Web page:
CITY OF CHARLESTON
HISTORIC CHARLESTON FOUNDATION
A. Strategic Objectives
There are several actions which would help to maintain the character of Charleston: 1) creating more viable alternatives to driving, 2) Offering more ways for visitors to enter the historic districts by means other than the automobile, and 3) following a strategic parking plan that includes more remote parking and facilitates public transit. Sustainable growth and economic development of the Charleston Peninsula will require transportation alternatives to be developed over the next ten years. Charleston must decrease driving and parking while increasing use of public transit, cycling and walking. The high volume of visitor trips to the Peninsula should be used as a catalyst to develop transportation options which most cities this size cannot. King Street is a good example, with a high quality and variety of retailers and restaurants not typical of a city Charleston’s size.
Mode Split Goals
In keeping with these objectives, Charleston should establish goals for mobility distribution among all modes of transportation. Due to Charleston’s compact, urban downtown and walkable streets, current estimates of resident mode split are relatively impressive. Over 67% of Charleston residents have less than a 20 minute commute to work, however 63.5% drove (vs. 31.4% took public transit, walked or bikes) Nevertheless, given the constraints of Peninsular Charleston, it is necessary to achieve an extraordinary urban split among modes in order to maintain quality of life and enable economic development in the 8.45 sq miles. Below are the recommended proportions among primary trip types:
Several of Charleston’s community leaders, including Charleston Mayor Joseph P. Riley, Jr., Tim Keane, Director of Planning, Preservation and Sustainability, and The Historic Charleston Foundation have come together to address the pressing current mobility issues, and to put together a vision for the next 10 years for The Peninsula, which is roughly 1/3 of the 128,000 population of the City of Charleston. The Peninsula is the physical and cultural center of the Charleston region, the historical center of the state, the intermodal center of the region, and the tourist draw for the Charleston area. The southern portion of the peninsula houses the College of Charleston, the historic district, the Medical University of South Carolina campus and much of the retail commerce in the area. The south side of the Peninsula has particularly narrow streets (24- 32 feet) with Meeting Street the widest at 42 feet. This limits the throughput for motor vehicle traffic as well as options for transit and bicycle facilities on-street. Pedestrian facilities are relatively robust and public space is utilized well for business and park space. The northern peninsula, particularly the eastern side, is ripe for high density, mixed-use development, and affordable housing. This is the perfect environment to encourage workers to live on the Peninsula vs. commuting, and is also a premium transit link to bridge the gap between north and south.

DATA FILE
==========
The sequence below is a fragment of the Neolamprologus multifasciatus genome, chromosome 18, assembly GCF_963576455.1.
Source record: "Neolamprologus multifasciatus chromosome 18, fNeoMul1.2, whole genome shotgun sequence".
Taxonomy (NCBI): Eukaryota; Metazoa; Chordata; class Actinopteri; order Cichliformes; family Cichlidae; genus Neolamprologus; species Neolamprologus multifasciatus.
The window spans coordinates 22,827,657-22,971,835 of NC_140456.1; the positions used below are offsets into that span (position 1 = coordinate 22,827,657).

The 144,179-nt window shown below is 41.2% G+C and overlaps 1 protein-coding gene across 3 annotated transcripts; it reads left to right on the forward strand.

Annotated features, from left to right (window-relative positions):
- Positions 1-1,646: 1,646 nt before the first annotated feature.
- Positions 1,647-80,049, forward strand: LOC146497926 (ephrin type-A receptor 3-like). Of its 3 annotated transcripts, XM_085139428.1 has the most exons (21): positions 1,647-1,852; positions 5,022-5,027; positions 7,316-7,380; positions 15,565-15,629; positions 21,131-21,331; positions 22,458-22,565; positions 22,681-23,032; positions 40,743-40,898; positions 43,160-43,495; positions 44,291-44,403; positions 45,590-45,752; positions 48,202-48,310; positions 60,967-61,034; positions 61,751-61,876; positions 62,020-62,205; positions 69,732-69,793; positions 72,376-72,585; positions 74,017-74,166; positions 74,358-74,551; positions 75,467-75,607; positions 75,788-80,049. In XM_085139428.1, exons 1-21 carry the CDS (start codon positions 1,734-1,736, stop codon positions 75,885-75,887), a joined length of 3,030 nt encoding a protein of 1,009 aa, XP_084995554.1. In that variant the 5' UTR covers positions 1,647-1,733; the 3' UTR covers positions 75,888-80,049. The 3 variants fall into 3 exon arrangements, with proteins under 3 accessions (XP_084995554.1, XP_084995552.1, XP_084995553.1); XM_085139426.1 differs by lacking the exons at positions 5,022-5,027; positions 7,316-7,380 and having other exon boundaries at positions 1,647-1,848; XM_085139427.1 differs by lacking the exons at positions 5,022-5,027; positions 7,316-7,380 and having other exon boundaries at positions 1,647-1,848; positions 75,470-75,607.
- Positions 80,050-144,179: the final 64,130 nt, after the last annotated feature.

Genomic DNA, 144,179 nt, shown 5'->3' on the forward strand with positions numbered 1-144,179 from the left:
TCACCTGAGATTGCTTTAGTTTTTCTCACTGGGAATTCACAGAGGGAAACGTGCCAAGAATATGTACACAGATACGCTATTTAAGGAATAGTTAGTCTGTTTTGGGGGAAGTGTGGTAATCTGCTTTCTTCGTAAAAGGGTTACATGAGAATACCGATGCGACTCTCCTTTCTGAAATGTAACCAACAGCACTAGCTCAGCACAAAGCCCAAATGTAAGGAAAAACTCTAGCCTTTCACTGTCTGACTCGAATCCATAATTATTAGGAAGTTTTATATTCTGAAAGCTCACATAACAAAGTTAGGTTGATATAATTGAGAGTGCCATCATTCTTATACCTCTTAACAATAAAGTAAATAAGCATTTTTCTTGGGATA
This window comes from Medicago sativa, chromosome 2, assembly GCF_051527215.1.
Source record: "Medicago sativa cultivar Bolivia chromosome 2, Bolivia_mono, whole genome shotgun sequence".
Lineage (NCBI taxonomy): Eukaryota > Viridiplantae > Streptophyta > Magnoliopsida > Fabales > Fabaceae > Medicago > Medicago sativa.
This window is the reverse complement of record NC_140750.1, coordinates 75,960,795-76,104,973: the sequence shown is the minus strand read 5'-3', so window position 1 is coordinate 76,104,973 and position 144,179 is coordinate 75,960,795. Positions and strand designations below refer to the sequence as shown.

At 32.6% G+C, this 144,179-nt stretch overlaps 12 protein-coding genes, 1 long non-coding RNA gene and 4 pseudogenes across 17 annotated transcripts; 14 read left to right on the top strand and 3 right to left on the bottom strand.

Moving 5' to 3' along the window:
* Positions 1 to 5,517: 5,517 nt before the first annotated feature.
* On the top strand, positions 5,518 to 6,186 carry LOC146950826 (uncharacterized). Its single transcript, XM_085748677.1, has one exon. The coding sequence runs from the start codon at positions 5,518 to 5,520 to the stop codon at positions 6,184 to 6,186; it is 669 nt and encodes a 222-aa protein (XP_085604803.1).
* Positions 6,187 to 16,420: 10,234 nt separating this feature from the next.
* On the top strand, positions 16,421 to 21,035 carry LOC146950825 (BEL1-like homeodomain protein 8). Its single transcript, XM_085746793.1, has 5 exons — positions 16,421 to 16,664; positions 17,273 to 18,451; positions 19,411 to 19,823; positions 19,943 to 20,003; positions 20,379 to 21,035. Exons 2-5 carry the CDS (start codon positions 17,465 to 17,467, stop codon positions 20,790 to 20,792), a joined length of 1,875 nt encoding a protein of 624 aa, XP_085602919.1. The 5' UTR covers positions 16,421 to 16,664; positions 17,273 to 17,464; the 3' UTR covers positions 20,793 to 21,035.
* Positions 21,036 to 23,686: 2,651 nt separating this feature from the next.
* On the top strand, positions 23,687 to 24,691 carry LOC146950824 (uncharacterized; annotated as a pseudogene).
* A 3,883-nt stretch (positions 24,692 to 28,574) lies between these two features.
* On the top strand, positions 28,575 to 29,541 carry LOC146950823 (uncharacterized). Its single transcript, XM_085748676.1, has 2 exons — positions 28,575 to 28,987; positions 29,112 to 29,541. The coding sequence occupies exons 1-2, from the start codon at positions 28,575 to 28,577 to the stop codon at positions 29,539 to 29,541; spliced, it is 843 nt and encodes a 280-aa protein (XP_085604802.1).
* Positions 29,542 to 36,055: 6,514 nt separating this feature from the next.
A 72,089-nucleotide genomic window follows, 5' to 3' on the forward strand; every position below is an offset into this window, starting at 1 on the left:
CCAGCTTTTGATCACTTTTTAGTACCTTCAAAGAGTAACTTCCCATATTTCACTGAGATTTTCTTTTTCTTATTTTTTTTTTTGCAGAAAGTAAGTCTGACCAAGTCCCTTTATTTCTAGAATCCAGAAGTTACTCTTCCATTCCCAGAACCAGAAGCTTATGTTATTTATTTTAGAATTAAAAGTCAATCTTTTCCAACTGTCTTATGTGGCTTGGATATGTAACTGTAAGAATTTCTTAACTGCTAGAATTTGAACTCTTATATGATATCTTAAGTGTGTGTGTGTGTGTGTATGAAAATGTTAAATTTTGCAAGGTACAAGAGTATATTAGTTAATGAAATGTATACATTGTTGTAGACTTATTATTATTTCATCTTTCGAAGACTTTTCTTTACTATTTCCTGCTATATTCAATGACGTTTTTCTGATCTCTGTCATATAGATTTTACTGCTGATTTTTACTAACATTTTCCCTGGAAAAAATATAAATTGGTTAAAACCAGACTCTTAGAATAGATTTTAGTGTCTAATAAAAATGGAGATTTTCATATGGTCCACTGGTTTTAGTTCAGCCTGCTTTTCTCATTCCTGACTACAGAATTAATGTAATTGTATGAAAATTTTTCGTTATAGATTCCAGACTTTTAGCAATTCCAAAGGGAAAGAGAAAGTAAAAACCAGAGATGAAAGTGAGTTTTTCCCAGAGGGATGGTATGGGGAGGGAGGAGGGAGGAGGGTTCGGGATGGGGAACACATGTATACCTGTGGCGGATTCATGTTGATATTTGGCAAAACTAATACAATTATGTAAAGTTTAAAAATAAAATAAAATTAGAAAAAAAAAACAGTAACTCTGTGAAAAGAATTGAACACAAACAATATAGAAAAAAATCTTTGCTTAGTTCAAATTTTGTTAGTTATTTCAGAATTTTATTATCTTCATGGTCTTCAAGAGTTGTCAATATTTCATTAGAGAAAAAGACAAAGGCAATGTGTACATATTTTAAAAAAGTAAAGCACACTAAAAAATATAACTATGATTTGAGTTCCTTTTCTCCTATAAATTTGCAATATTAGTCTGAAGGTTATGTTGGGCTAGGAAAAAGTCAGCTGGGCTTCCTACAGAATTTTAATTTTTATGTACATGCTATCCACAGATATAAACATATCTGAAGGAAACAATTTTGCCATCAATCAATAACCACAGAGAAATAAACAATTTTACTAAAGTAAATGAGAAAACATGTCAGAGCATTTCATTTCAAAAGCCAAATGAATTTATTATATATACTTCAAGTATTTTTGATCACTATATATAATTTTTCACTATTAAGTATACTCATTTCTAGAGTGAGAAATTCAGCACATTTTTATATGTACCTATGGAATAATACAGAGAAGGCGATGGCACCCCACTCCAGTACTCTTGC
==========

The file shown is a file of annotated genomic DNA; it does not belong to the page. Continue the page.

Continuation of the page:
Advantages: Charleston, and the Peninsula in particular as the core, is seeing a renaissance, with skyrocketing housing values, booming tourism, and a robust technology incubator which began a decade ago. Additionally, the quality of life in the Peninsula in Charleston is very high with cultural venues, historic architecture that’s second to none, and a nationally renowned food and drink scene. Located on the water, it has nearby beaches, and is temperate 9 months out of the year. The walking and biking numbers are solid and attributable to the fact that the Peninsula is flat and manageable, which is a solid base to build upon. The region also benefits from SC’s Right to Work laws, major employers like BMW and Boeing to located nearby, as well as the 2 Peninsula ports and nearby airport. Mayor Riley is a nationally renowned Mayor, founder of the Mayor’s Institute on City Design (MICD), and a revered figure on the national scene known for balancing the needs of residents, tourists, business, and particularly high quality of life.
Disadvantages: The mobility options have not kept up with the growth in all areas. This is particularly apparent with the tension between residents and the growth in tourism. While many of the amenities that have made the Peninsula such a destination for both groups are due to tourism, many feel that the tourists are lowering the quality of life and are the primary cause of vehicular congestion. Ironically, there are 35,000 residents now compared to 70,000 in 1940. However in that era the streetcars still ran and the majority of people did not drive cars.
About the City of Charleston
Mission: To preserve and enhance the quality of life of the citizens of the City of Charleston.
About the Historic Charleston Foundation
Established in 1947, Historic Charleston Foundation is dedicated to preserving and protecting the architectural, historical and cultural character of Charleston and its Lowcountry environs, and to educating the public about Charleston’s history and the benefits that are derived from preservation.